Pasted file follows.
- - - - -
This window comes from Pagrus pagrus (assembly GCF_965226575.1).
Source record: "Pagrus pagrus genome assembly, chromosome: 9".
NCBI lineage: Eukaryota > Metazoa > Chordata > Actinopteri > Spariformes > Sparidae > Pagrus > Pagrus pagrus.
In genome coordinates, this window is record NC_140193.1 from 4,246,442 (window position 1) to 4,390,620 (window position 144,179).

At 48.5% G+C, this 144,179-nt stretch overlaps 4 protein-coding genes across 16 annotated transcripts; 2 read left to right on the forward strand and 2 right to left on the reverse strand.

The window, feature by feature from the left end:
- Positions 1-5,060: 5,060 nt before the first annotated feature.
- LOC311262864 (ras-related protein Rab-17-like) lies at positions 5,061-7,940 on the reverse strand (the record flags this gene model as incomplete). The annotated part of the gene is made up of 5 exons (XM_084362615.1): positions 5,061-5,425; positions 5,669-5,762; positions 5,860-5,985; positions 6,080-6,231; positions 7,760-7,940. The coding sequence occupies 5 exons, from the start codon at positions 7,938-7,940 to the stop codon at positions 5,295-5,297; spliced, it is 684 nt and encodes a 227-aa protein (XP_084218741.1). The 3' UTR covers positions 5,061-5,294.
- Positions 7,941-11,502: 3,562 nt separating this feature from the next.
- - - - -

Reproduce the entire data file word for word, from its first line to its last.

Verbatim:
This window comes from Pagrus pagrus (assembly GCF_965226575.1).
Source record: "Pagrus pagrus genome assembly, chromosome: 9".
NCBI lineage: Eukaryota > Metazoa > Chordata > Actinopteri > Spariformes > Sparidae > Pagrus > Pagrus pagrus.
In genome coordinates, this window is record NC_140193.1 from 4,246,442 (window position 1) to 4,390,620 (window position 144,179).

At 48.5% G+C, this 144,179-nt stretch overlaps 4 protein-coding genes across 16 annotated transcripts; 2 read left to right on the forward strand and 2 right to left on the reverse strand.

The window, feature by feature from the left end:
- Positions 1-5,060: 5,060 nt before the first annotated feature.
- LOC311262864 (ras-related protein Rab-17-like) lies at positions 5,061-7,940 on the reverse strand (the record flags this gene model as incomplete). The annotated part of the gene is made up of 5 exons (XM_084362615.1): positions 5,061-5,425; positions 5,669-5,762; positions 5,860-5,985; positions 6,080-6,231; positions 7,760-7,940. The coding sequence occupies 5 exons, from the start codon at positions 7,938-7,940 to the stop codon at positions 5,295-5,297; spliced, it is 684 nt and encodes a 227-aa protein (XP_084218741.1). The 3' UTR covers positions 5,061-5,294.
- Positions 7,941-11,502: 3,562 nt separating this feature from the next.